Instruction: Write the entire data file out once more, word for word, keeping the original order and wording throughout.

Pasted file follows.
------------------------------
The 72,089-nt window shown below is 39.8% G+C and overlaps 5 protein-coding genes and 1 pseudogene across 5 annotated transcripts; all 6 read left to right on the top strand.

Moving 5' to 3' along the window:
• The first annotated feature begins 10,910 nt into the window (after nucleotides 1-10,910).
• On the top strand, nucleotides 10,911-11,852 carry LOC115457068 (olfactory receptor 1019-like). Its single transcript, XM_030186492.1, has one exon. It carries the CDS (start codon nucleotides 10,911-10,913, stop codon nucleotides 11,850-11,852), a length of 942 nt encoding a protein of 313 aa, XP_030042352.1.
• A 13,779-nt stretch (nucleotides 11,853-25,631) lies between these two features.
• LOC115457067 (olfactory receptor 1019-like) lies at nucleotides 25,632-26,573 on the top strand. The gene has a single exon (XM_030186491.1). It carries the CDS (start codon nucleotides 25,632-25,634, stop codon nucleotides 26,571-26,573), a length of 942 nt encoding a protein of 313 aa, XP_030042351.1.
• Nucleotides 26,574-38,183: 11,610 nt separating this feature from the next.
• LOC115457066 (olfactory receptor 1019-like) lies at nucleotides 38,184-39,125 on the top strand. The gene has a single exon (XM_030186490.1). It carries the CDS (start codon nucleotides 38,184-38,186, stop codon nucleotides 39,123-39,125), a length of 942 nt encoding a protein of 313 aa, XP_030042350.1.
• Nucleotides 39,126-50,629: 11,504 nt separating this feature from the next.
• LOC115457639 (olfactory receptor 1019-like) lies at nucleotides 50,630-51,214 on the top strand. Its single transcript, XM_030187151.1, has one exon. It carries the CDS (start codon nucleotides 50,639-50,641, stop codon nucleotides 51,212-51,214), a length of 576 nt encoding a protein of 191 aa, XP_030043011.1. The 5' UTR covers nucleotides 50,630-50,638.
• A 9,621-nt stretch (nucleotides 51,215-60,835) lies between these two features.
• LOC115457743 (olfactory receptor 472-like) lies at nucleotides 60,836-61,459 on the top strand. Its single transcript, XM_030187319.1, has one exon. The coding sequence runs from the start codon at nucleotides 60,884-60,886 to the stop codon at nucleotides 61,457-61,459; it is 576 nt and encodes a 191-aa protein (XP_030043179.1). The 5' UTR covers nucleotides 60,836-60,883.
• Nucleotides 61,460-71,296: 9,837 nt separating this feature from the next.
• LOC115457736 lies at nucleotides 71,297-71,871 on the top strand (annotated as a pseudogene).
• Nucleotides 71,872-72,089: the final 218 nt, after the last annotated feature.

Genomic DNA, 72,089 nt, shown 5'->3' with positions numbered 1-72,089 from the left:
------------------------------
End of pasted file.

The 72,089-nt window shown below is 39.8% G+C and overlaps 5 protein-coding genes and 1 pseudogene across 5 annotated transcripts; all 6 read left to right on the top strand.

Moving 5' to 3' along the window:
• The first annotated feature begins 10,910 nt into the window (after nucleotides 1-10,910).
• On the top strand, nucleotides 10,911-11,852 carry LOC115457068 (olfactory receptor 1019-like). Its single transcript, XM_030186492.1, has one exon. It carries the CDS (start codon nucleotides 10,911-10,913, stop codon nucleotides 11,850-11,852), a length of 942 nt encoding a protein of 313 aa, XP_030042352.1.
• A 13,779-nt stretch (nucleotides 11,853-25,631) lies between these two features.
• LOC115457067 (olfactory receptor 1019-like) lies at nucleotides 25,632-26,573 on the top strand. The gene has a single exon (XM_030186491.1). It carries the CDS (start codon nucleotides 25,632-25,634, stop codon nucleotides 26,571-26,573), a length of 942 nt encoding a protein of 313 aa, XP_030042351.1.
• Nucleotides 26,574-38,183: 11,610 nt separating this feature from the next.
• LOC115457066 (olfactory receptor 1019-like) lies at nucleotides 38,184-39,125 on the top strand. The gene has a single exon (XM_030186490.1). It carries the CDS (start codon nucleotides 38,184-38,186, stop codon nucleotides 39,123-39,125), a length of 942 nt encoding a protein of 313 aa, XP_030042350.1.
• Nucleotides 39,126-50,629: 11,504 nt separating this feature from the next.
• LOC115457639 (olfactory receptor 1019-like) lies at nucleotides 50,630-51,214 on the top strand. Its single transcript, XM_030187151.1, has one exon. It carries the CDS (start codon nucleotides 50,639-50,641, stop codon nucleotides 51,212-51,214), a length of 576 nt encoding a protein of 191 aa, XP_030043011.1. The 5' UTR covers nucleotides 50,630-50,638.
• A 9,621-nt stretch (nucleotides 51,215-60,835) lies between these two features.
• LOC115457743 (olfactory receptor 472-like) lies at nucleotides 60,836-61,459 on the top strand. Its single transcript, XM_030187319.1, has one exon. The coding sequence runs from the start codon at nucleotides 60,884-60,886 to the stop codon at nucleotides 61,457-61,459; it is 576 nt and encodes a 191-aa protein (XP_030043179.1). The 5' UTR covers nucleotides 60,836-60,883.
• Nucleotides 61,460-71,296: 9,837 nt separating this feature from the next.
• LOC115457736 lies at nucleotides 71,297-71,871 on the top strand (annotated as a pseudogene).
• Nucleotides 71,872-72,089: the final 218 nt, after the last annotated feature.

Genomic DNA, 72,089 nt, shown 5'->3' with positions numbered 1-72,089 from the left: